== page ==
(zf) As the Filipino midterms slated for May draw near, President Rodrigo Duterte is highlighting his hardline—and often violent—policy against the illegal drug trade. In the latest move, Duterte has vowed to publicly expose elected officials who he alleges are complicit in the trade. The statement, however, has garnered a backlash among some observers who claim that it would be a threat against the basic rights of accused individuals, and especially due to the threat of violence against the accused, irrespective of whether that person might stand trial for alleged crimes. These concerns are not without merit, as three out of the nine mayors and vice mayors murdered by vigilantes in the country last year were accused of participating in the drug trade. Duterte claims that the public’s right to know outweighs concerns over the individual rights of the accused. However, that view doesn’t seem to be the consensus view in Manila, and already there has been some walking-back of the potential announcement, with the Philippine Drug Enforcement Agency chief expressing doubt over the utility of divulging the names of suspected persons before thorough investigations are complete. Over the course of his term, Duterte has made the drug scourge a defining issue of his presidency, and has repeatedly vowed to rid the country of those who are a part of it. As the midterms move closer, it is expected that Duterte continue to emphasize what he perceives to be substantial anti-narco accomplishments. [NPR]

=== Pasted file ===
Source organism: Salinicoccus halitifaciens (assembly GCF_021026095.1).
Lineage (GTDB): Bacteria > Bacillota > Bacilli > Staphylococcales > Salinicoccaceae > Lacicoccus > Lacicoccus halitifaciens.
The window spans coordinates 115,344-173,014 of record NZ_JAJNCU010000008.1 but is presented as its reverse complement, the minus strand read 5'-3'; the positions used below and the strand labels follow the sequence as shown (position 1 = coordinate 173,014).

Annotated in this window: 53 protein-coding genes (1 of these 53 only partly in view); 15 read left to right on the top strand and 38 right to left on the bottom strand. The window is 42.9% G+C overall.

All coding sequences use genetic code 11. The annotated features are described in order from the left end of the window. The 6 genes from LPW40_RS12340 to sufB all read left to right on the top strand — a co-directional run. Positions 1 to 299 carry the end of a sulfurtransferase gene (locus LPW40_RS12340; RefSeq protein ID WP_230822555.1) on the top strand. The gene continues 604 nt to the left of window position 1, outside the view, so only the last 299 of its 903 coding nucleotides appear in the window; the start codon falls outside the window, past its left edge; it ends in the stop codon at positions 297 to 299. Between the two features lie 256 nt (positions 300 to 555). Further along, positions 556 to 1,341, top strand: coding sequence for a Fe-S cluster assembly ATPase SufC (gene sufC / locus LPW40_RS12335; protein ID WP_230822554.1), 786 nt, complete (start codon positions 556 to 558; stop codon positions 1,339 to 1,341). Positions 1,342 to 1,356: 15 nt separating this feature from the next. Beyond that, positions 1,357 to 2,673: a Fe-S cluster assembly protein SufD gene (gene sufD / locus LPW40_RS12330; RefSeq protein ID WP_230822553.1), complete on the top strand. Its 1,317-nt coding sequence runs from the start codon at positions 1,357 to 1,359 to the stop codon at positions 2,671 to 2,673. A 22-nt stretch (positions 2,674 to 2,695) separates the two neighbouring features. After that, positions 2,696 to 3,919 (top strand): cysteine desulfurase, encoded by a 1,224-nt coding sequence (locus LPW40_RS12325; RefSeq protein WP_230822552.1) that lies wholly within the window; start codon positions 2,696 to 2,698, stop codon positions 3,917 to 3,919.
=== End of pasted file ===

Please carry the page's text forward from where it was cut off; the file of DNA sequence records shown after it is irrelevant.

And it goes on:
11 March 2019

South China Sea tensions: Vietnam, Philippines, US, China